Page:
Created: 02/17/2014 9:36 PM WDIO.com
The University of Minnesota system is coming under fire for alleged disparities in state funding to its campuses. Even Duluth Mayor Don Ness has weighed in, posting to his Facebook page that it's "simply embarrassing."
Now President Eric Kaler is setting the record straight following news reports he said didn't tell the whole story.
A letter from Kaler to Gov. Mark Dayton dated Wednesday, February 12, thanked him for his recent visit to the University of Minnesota Duluth. But in the next paragraph, it shifts focus, saying "I understand you were quite concerned about the disparity" after a reporter brought up a "funding imbalance" between the Twin Cities and Duluth campuses.
In the letter, Kaler wrote "I want to clarify this funding issue." He traveled to Duluth Monday to do that for students, staff, and Eyewitness News in person.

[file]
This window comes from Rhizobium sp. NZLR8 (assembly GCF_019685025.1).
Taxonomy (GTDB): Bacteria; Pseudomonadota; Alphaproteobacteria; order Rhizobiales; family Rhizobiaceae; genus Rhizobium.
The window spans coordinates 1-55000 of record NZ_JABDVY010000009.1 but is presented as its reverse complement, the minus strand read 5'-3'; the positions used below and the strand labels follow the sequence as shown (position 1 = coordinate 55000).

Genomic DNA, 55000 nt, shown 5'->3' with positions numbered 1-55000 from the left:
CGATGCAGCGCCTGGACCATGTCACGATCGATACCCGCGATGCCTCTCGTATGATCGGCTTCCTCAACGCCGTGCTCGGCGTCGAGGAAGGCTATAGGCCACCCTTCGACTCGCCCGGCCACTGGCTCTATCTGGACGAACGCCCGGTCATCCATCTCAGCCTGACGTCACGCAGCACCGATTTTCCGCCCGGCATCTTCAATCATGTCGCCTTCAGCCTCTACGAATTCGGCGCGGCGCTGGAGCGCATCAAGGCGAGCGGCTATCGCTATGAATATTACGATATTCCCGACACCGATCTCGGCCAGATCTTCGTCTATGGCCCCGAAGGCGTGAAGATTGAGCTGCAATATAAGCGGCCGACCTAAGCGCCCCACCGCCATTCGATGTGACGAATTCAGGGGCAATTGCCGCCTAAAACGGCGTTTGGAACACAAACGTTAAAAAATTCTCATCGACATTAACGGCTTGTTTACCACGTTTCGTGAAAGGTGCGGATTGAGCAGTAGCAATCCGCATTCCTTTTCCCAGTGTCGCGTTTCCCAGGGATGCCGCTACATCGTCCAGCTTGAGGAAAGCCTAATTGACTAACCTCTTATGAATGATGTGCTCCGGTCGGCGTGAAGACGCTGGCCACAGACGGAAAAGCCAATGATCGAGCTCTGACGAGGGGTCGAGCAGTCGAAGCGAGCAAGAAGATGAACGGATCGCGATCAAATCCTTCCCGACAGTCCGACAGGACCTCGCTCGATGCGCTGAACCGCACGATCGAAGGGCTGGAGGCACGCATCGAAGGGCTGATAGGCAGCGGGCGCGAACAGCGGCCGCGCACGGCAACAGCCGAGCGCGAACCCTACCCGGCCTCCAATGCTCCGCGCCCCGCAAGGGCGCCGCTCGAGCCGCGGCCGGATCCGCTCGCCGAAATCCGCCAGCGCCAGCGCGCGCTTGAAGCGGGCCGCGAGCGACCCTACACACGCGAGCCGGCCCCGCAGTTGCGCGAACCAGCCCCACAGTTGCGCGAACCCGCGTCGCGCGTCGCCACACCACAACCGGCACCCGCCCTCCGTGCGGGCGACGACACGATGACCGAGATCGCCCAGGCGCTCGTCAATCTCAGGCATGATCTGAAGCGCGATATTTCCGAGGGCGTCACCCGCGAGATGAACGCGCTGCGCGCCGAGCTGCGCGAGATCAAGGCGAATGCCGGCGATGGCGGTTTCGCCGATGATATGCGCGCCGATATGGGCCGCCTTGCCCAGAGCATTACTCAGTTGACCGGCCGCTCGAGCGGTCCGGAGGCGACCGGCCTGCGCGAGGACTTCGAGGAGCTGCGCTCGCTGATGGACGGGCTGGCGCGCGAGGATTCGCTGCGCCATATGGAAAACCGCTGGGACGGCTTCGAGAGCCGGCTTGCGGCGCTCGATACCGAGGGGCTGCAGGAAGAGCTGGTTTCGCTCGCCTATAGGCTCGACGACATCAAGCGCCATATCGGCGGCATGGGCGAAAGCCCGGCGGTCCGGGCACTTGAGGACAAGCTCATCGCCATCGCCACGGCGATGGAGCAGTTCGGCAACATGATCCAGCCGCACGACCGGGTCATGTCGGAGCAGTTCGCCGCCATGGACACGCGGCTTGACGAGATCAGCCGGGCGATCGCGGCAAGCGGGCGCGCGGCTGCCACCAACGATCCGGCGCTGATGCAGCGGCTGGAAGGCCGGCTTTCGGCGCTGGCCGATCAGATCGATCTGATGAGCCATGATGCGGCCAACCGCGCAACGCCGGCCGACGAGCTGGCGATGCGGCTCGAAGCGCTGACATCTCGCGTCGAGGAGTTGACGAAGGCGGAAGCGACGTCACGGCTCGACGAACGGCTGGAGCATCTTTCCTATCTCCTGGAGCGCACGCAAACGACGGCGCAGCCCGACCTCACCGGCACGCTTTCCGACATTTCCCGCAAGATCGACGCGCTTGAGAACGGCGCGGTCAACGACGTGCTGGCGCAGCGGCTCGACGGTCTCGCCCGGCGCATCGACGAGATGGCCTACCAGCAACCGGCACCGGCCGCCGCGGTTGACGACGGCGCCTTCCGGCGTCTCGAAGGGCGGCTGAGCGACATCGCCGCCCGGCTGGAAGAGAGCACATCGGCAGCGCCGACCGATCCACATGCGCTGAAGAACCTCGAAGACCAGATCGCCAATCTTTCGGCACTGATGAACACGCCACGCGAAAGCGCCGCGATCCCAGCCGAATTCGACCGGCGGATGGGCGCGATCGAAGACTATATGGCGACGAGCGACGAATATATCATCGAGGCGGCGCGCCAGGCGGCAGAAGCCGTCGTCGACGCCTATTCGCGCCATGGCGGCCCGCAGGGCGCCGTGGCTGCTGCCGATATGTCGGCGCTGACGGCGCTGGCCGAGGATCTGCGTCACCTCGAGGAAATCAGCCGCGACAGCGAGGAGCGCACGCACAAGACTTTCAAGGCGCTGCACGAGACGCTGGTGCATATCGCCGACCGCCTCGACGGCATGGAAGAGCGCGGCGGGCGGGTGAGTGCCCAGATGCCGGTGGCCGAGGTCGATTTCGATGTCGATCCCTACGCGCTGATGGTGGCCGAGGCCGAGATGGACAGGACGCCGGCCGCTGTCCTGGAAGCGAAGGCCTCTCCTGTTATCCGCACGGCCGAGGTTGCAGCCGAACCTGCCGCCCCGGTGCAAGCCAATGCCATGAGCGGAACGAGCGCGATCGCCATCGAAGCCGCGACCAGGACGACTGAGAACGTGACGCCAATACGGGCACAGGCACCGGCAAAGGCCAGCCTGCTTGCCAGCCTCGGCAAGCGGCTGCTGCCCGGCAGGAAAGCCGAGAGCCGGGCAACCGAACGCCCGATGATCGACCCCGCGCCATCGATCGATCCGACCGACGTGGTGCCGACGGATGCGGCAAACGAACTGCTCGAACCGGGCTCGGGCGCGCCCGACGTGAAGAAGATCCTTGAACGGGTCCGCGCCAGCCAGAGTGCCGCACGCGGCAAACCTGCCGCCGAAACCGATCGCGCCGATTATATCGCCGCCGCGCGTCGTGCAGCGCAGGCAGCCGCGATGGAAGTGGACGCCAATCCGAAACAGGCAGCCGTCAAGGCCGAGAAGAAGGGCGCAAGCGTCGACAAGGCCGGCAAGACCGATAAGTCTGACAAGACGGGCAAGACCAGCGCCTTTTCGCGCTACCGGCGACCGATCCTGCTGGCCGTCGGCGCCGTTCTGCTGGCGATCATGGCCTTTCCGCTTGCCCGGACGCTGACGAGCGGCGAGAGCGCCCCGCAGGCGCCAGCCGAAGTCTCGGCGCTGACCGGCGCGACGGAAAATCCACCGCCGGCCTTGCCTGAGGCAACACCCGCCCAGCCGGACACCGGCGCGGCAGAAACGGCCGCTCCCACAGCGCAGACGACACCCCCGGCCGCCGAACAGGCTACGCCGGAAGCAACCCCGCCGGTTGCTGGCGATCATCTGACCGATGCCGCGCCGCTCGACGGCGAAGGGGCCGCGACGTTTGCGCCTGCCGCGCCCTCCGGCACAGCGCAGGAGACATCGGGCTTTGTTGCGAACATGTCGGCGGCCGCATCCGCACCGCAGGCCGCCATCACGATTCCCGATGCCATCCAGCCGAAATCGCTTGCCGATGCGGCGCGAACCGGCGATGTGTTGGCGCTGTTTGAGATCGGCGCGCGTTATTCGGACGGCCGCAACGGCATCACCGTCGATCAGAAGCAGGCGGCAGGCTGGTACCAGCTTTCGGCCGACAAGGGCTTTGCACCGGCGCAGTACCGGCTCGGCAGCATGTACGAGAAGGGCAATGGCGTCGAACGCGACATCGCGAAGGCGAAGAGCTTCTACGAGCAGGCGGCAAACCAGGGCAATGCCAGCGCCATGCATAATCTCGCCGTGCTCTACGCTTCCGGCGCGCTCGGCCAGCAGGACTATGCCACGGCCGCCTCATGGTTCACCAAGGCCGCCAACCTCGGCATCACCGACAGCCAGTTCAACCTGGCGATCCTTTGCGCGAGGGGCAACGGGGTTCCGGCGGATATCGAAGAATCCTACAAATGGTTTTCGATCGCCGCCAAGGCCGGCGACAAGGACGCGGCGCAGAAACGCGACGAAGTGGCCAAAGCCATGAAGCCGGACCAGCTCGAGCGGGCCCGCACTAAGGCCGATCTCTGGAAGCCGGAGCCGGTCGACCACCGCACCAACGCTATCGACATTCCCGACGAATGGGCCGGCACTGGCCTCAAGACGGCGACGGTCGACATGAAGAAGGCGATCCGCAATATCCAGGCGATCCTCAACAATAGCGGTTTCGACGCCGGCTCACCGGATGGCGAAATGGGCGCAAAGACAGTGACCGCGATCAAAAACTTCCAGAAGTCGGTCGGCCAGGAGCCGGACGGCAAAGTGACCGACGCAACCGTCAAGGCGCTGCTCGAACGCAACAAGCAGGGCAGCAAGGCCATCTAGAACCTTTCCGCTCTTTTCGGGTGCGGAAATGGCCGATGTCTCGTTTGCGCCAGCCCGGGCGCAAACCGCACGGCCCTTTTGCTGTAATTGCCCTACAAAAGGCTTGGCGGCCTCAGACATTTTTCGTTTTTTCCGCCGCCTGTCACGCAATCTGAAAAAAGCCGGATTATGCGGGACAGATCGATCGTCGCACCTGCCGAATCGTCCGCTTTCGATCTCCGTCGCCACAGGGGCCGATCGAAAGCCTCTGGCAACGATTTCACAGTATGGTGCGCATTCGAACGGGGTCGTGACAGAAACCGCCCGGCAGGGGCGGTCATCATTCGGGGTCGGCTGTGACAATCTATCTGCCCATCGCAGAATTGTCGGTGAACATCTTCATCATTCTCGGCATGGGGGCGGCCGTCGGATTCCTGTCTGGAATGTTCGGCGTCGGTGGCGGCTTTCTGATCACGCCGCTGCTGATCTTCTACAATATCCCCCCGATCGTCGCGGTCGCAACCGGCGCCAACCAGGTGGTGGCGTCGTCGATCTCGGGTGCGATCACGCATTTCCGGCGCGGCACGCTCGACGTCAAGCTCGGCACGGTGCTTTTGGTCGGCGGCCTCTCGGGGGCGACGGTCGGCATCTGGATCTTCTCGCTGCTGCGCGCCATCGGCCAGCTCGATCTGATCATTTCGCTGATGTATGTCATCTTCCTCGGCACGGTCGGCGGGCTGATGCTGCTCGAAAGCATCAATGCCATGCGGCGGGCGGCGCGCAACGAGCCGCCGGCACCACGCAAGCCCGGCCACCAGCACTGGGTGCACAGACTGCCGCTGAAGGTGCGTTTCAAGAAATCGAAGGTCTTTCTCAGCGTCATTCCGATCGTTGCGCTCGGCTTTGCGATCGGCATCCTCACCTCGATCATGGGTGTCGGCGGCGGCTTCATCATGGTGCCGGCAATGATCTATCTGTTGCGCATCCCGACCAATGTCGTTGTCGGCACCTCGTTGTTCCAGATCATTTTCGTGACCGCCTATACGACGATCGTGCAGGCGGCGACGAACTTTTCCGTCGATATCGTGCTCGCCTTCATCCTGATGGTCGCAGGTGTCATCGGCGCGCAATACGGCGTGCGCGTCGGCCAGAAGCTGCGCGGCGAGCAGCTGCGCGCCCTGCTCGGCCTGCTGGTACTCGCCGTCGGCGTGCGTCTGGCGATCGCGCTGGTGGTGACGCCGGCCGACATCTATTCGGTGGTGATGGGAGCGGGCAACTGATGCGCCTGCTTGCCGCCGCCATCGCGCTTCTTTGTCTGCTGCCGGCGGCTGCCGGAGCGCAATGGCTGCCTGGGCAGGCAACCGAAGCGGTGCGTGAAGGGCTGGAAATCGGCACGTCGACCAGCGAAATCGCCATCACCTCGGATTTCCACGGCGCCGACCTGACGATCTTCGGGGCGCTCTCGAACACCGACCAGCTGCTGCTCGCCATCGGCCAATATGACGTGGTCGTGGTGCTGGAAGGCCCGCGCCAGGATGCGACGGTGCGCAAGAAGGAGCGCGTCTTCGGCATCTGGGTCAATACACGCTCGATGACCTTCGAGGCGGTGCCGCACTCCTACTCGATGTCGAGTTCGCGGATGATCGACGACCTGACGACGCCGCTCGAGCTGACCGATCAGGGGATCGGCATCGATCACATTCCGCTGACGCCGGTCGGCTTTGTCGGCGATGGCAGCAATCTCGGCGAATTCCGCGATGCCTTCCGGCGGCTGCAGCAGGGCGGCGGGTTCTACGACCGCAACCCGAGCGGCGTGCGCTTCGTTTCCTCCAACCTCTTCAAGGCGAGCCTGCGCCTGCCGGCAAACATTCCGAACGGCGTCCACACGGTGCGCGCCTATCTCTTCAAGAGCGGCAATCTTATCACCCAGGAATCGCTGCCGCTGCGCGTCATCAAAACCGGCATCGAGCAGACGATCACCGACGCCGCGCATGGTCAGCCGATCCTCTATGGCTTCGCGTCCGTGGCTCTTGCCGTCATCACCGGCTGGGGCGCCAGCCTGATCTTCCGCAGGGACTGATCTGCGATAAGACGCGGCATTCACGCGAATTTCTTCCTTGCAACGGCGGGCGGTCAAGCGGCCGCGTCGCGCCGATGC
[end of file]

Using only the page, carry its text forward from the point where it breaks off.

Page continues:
According to the letter, the news report said UMD's state funding dropped by about 40 percent between 2009 and 2013 as a result of the recession. Meanwhile it said funding to the Twin Cities campus dropped by about 20 percent.
Kaler said the numbers came from the President's Recommended Annual Operating Budget. But he said putting them side by side isn't comparing apples to apples. He said "it's simply not an accurate comparison of where dollars go."
The letter said the budget presented to the Board of Regents annually "is configured around the University's organizational/budgetary structure and was never intended to represent a geographic display of revenues and expenditures."
Kaler said there are more programs and campuses included in the Twin Cities budget than the College of Liberal Arts. For example, he said it includes medical and pharmacy schools with campuses in Duluth.
"It's simply erroneous to divide the Twin Cities budget by the number of students, divide the Duluth budget in that document by the number of students, and then compare the results," Kaler said.
University of Minnesota staff said that while tuition is about $660 more per year at the College of Liberal Arts campus in the Twin Cities, tuition makes up the same percentage of the budget there as at UMD, or 77 percent.
The concern over funding comes as UMD looks to cut millions from its budget. They're currently looking for employees to take voluntary layoffs.
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